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Content Management Bible (2nd ed.) (Bible series) by Bob Boiko. Read online, or download in secure PDF format. an organization's overall goals. Download Content Management Bible (2nd Edition) pdf · Read Online Content Management Bible (2nd Edition) pdf. Written by one of the leading experts in content managementsystems (CMS), this newly revised bestseller guides readers throughthe confusing-and oft.
Today, people call on computers to process content. Like data, content is also information, but it retains its human meaning and context.
In this white paper I lay out one of the basic challenges of content management: Computers are designed to deal with data that's stripped of any context and independent meaning.
Users want computers to deal with content, however, which is rich in context and meaning. How can you use the data technologies to manage and deliver very nondatalike content?
This challenge isn't easy. If you err toward making your information too much like data, it looks mechanical and uninteresting to consumers. If you make your information too rich, varied, and context-laden, then you can't get a computer to automate its management.
The compromise, as you see in this white paper, is to wrap your information in a data container known as metadata.
The computer manages the data and the interesting, meaningful information goes along for the ride. Content Is Not Data Computers were first conceived as a way to perform computations that were too time-consuming or complex for humans.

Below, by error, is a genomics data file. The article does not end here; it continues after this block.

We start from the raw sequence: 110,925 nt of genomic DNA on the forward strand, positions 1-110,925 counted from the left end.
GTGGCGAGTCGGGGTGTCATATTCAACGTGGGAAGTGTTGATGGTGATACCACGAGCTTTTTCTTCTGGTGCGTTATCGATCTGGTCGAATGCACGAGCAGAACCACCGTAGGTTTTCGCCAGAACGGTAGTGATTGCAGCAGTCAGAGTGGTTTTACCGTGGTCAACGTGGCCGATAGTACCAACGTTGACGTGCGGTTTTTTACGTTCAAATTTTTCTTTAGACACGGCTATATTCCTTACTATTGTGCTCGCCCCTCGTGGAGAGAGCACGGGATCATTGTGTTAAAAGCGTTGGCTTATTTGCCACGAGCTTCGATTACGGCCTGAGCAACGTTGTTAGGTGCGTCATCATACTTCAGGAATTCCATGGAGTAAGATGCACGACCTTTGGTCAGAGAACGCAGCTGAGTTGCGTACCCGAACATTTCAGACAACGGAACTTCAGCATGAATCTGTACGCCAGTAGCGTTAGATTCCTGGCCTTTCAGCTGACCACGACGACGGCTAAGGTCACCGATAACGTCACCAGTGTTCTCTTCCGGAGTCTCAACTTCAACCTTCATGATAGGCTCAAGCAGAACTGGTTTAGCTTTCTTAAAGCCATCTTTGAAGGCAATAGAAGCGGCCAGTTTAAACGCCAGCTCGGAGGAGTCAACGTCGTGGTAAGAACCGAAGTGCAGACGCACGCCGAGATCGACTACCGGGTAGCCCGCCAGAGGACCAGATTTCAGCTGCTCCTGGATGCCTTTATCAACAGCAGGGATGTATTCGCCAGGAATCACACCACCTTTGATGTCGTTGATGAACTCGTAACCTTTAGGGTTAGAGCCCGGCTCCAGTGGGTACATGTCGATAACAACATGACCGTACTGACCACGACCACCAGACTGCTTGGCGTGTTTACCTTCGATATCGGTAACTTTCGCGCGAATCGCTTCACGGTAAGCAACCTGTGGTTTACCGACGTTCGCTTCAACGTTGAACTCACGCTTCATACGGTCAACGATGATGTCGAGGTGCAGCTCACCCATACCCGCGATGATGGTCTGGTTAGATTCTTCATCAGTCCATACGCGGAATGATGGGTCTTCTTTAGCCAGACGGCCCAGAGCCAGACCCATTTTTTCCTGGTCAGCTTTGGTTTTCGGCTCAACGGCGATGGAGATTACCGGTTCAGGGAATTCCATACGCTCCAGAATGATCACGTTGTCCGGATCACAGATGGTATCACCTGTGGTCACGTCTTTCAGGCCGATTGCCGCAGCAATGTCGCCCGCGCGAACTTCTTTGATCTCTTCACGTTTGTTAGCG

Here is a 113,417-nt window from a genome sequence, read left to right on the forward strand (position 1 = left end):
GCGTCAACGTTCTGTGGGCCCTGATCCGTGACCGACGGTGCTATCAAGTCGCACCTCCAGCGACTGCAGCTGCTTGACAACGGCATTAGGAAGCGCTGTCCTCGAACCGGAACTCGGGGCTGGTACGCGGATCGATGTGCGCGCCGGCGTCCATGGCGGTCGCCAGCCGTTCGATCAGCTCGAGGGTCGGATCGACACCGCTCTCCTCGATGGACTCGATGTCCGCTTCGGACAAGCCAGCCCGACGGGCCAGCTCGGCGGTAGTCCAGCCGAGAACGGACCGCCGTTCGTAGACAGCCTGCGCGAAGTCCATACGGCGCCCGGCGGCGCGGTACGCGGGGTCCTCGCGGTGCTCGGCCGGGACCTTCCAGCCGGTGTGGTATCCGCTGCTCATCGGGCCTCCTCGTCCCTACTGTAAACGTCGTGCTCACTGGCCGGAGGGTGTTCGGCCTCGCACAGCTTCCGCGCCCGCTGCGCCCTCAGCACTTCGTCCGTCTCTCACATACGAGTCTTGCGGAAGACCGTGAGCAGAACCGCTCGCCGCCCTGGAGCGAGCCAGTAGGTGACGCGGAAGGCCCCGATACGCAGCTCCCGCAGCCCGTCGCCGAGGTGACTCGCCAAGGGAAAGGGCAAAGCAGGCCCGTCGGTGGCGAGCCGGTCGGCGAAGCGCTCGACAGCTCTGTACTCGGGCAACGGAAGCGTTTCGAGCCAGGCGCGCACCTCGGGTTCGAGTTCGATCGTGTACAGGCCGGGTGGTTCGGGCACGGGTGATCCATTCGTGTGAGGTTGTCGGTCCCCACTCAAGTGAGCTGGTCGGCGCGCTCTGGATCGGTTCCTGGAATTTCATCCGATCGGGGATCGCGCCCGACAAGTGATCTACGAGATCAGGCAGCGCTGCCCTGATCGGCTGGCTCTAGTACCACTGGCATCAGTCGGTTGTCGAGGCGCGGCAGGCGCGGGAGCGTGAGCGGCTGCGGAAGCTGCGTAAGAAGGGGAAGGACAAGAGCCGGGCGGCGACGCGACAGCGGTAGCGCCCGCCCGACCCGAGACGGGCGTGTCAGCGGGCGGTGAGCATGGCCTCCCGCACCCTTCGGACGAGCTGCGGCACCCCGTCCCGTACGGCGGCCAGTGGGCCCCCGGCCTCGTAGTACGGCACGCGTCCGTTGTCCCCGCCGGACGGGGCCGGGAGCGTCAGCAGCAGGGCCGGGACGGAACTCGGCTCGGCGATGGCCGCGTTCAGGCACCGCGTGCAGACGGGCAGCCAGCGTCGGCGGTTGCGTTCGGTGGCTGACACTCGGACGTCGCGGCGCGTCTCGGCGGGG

Publishing may take many forms: it may be the act of "pushing" content out to others, or simply granting digital access rights to certain content to one or more individuals. Later that content may be superseded by another version of the content and thus retired or removed from use as when this wiki page is modified.
Content management is an inherently collaborative process. It often consists of the following basic roles and responsibilities: Creator — responsible for creating and editing content.
Editor — responsible for tuning the content message and the style of delivery, including translation and localization. Publisher — responsible for releasing the content for use.
Administrator — responsible for managing access permissions to folders and files, usually accomplished by assigning access rights to user groups or roles.
Admins may also assist and support users in various ways. Consumer, viewer or guest — the person who reads or otherwise takes in content after it is published or shared.
A critical aspect of content management is the ability to manage versions of content as it evolves see also version control. Authors and editors often need to restore older versions of edited products due to a process failure or an undesirable series of edits. Another equally important aspect of content management involves the creation, maintenance, and application of review standards.
Each member of the content creation and review process has a unique role and set of responsibilities in the development or publication of the content.
Each review team member requires clear and concise review standards. These must be maintained on an ongoing basis to ensure the long-term consistency and health of the knowledge base. A content management system is a set of automated processes that may support the following features: Import and creation of documents and multimedia material Identification of all key users and their roles The ability to assign roles and responsibilities to different instances of content categories or types Definition of workflow tasks often coupled with messaging so that content managers are alerted to changes in content The ability to track and manage multiple versions of a single instance of content The ability to publish the content to a repository to support access The ability to personalize content based on a set of rules Increasingly, the repository is an inherent part of the system, and incorporates enterprise search and retrieval.